Former president Donald Trump is polling at 48 percent in Iowa, maintaining a wide lead over his two main rivals for the Republican presidential nomination, according to the Des Moines Register/NBC News/Mediacom poll released Saturday night.
For months, Trump has dominated the rest of the field, but the race for second place has been hard-fought. The latest poll shows that former U.N. ambassador Nikki Haley has seized the No. 2 position with 20 percent support, ahead of Florida Gov. Ron DeSantis with 16 percent.
This poll is widely considered an important benchmark, revealing voters’ preferences less than 48 hours before Monday’s caucuses. The results are always anticipated, revealing who may be gaining momentum in the final days of the race.
Haley’s uptick in support comes despite a decline in her overall popularity with Iowa voters. Her favorable rating dropped to 48 percent in the latest poll, from 59 percent in December, while her unfavorable rating rose to 46 percent, from 31 percent. DeSantis also saw his favorable ratings decline, though 58 percent still view him positively.
The poll also found Haley’s supporters were much less enthusiastic about going to the caucuses. A 61 percent majority of Haley backers said they are “mildly enthusiastic” or “not that enthusiastic” about turning out. By contrast, 88 percent of Trump’s supporters said they are “extremely enthusiastic” or “very enthusiastic” about caucusing for him, while 62 percent of DeSantis supporters said the same.
“The deep data on [Haley] suggest she looks stronger in the poll than she could on caucus night,” pollster J. Ann Selzer told the Des Moines Register.
Haley is looking ahead to New Hampshire, where she is hoping to woo the state’s more moderate, independent voters, but a stronger-than-expected finish in Iowa on Monday could give her a boost going into that contest.
A Suffolk University poll released Thursday found Trump leading with 54 percent support, with Haley in second at 20 percent and DeSantis at 13 percent.
In previous years, the final poll, conducted by Selzer & Co., has accurately captured late breakout candidates. In 2016, it showed Trump in the lead, at 28 percent, and Sen. Ted Cruz (R-Tex.) at 23 percent. But, at the time, Selzer noted that Cruz appeared to show deeper support than Trump. Cruz went on to win the Iowa caucuses.
There was a similar trend in 2012. The final Republican poll had found former Massachusetts governor Mitt Romney and former Texas congressman Ron Paul with a narrow edge over the field, but with former senator Rick Santorum of Pennsylvania gaining. Santorum narrowly won the Iowa caucuses that year.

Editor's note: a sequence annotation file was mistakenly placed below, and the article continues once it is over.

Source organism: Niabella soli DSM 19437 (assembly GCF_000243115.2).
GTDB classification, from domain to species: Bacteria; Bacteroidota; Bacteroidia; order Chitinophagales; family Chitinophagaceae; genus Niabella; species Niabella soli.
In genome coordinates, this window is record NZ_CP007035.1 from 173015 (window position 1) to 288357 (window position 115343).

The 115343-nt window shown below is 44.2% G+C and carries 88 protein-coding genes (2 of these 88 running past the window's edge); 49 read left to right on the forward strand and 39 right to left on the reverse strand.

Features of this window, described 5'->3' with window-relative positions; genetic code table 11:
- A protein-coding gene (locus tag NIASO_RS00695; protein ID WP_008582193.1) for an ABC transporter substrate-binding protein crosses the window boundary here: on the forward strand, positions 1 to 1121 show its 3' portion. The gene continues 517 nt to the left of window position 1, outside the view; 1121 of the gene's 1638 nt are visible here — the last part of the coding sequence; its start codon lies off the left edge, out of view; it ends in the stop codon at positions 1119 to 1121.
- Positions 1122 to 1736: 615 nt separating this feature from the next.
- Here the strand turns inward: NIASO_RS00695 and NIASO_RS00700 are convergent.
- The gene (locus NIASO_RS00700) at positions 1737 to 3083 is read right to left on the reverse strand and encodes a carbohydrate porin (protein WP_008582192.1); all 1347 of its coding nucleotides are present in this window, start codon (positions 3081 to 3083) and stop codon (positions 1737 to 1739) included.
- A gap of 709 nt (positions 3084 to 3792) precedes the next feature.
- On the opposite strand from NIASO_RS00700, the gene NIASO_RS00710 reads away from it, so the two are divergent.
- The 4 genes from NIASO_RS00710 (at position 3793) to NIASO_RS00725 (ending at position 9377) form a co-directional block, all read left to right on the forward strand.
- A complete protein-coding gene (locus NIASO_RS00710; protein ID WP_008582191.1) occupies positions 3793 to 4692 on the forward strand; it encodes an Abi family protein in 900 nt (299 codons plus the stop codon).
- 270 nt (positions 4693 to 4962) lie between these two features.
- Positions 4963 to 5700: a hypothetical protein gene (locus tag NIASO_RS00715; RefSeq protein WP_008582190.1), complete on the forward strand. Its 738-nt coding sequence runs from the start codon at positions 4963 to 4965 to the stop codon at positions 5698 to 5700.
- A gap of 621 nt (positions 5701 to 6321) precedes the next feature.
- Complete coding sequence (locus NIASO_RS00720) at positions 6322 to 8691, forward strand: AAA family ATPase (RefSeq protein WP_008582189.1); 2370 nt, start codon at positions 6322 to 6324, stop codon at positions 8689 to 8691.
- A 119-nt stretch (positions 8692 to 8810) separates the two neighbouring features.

Cruz and Santorum both won with strong support from evangelical Christians, who typically make up a majority of Iowa caucus-goers. The new poll found Trump leading among that group with 51 percent compared with 22 percent for DeSantis and 12 percent for Haley. In the 2016 caucuses, evangelical Christians favored Cruz over Trump by 12 percentage points, according to the network entrance poll.
Jeff Pitts, a lobbyist for the Iowa Faith and Freedom Coalition — which has stayed neutral in the race — said evangelicals have rallied behind Trump this time because he has a conservative track record, namely appointing the three Supreme Court justices who led to the overturning of Roe v. Wade.
“He’s a fighter and he fights for them. I think people on our side, rightly or wrongly, I think, feel pushed around by political correctness. When somebody’s willing to stand up to it, I think they rally behind that,” Pitts said.
Trump’s support is strongest among Republican voters without a college degree (59 percent) as well as those with incomes of less than $50,000 (60 percent). But Trump also leads among college graduates with 34 percent support compared with 27 percent for Haley.
Complicating turnout this year will be the weather — Iowa is being hit by a blizzard, and meteorologists have warned about whiteout conditions and record-breaking cold.
Trump canceled two in-person campaign events Saturday because of the weather. Instead, he attended a tele-rally with Iowa Attorney General Brenna Bird, where he touted his lead in the polls.
“I think we have a huge advantage here,” Trump said. He said that he worried about the weather but added that the news reports are “saying the Trump voter has so much more spirit, dedication. They say they walk over glass.”
Haley resumed campaigning in person Saturday after holding virtual events Friday because of the weather. DeSantis also traveled around the state Saturday for events with Never Back Down, the super PAC running his field organization, and dropped into the group’s West Des Moines campaign office with surrogates, including Iowa Gov. Kim Reynolds (R)
The Des Moines Register/NBC News/Mediacom poll was conducted by phone Jan. 7-12 among 705 Iowa registered voters who said they will definitely or probably attend the GOP caucuses Monday. The margin of sampling error for overall results is plus or minus 3.7 percentage points.
Marianne LeVine, Dylan Wells and Hannah Knowles contributed to this report.